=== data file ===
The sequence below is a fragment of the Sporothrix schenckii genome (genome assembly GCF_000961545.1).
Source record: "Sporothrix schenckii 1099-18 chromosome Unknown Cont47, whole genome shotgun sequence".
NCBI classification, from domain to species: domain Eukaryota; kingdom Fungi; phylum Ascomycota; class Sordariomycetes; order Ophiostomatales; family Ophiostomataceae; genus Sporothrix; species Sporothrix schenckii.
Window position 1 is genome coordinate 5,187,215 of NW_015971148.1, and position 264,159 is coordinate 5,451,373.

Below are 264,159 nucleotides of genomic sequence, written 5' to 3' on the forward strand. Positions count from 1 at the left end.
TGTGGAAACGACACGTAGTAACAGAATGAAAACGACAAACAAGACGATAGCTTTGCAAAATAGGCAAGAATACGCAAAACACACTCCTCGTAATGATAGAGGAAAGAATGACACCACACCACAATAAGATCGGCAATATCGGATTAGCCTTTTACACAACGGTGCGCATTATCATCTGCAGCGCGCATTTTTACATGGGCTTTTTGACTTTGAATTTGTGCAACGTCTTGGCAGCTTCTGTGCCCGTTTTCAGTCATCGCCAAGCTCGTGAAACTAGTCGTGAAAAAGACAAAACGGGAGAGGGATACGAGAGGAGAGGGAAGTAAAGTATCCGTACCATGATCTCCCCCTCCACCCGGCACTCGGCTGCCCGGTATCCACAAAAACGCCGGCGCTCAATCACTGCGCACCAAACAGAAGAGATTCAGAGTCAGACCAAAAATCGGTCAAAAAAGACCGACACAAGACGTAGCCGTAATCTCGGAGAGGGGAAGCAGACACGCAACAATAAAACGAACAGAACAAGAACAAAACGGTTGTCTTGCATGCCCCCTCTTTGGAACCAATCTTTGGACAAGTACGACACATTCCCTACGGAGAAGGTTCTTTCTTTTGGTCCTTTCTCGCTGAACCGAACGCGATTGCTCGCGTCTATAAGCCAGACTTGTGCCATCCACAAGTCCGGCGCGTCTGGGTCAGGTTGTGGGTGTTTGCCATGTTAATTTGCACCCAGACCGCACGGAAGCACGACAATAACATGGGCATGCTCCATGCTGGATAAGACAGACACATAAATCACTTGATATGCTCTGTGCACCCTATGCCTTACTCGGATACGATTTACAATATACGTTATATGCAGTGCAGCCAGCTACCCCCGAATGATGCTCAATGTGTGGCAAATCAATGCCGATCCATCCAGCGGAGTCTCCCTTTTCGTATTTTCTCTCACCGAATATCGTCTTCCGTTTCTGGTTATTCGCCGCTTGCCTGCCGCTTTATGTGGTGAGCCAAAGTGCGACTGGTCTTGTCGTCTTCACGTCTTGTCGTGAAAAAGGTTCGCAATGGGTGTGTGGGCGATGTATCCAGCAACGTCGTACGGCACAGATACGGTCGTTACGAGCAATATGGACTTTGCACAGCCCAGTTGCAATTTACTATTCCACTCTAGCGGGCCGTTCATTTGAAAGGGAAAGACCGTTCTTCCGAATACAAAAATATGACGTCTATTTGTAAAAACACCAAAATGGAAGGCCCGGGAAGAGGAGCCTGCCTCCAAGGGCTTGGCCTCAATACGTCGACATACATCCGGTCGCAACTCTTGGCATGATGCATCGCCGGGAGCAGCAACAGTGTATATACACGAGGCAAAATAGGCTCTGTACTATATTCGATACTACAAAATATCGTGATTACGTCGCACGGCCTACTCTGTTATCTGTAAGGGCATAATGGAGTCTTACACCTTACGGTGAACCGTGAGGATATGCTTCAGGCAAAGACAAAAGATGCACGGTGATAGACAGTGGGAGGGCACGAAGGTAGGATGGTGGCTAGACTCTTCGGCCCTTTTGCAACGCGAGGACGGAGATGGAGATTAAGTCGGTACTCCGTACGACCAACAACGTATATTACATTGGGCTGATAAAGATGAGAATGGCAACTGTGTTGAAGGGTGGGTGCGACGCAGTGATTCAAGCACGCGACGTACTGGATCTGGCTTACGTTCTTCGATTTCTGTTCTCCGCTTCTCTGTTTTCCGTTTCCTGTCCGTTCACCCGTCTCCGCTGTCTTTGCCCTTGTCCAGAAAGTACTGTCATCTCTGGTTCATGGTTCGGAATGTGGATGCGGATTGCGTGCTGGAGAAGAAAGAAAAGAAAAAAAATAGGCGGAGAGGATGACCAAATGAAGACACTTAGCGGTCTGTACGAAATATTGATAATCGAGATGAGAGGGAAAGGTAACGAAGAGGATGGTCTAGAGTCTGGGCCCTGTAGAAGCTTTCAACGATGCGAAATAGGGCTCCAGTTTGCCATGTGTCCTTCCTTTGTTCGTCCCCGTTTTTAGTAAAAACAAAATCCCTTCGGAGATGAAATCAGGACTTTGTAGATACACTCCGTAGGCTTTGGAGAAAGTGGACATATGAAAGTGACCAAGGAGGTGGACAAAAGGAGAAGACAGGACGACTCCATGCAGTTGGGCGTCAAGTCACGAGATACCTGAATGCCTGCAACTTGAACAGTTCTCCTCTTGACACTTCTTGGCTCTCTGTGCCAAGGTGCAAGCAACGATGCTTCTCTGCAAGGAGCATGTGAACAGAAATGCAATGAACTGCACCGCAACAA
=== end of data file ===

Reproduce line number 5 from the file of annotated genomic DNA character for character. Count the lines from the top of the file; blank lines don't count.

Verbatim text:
Below are 264,159 nucleotides of genomic sequence, written 5' to 3' on the forward strand. Positions count from 1 at the left end.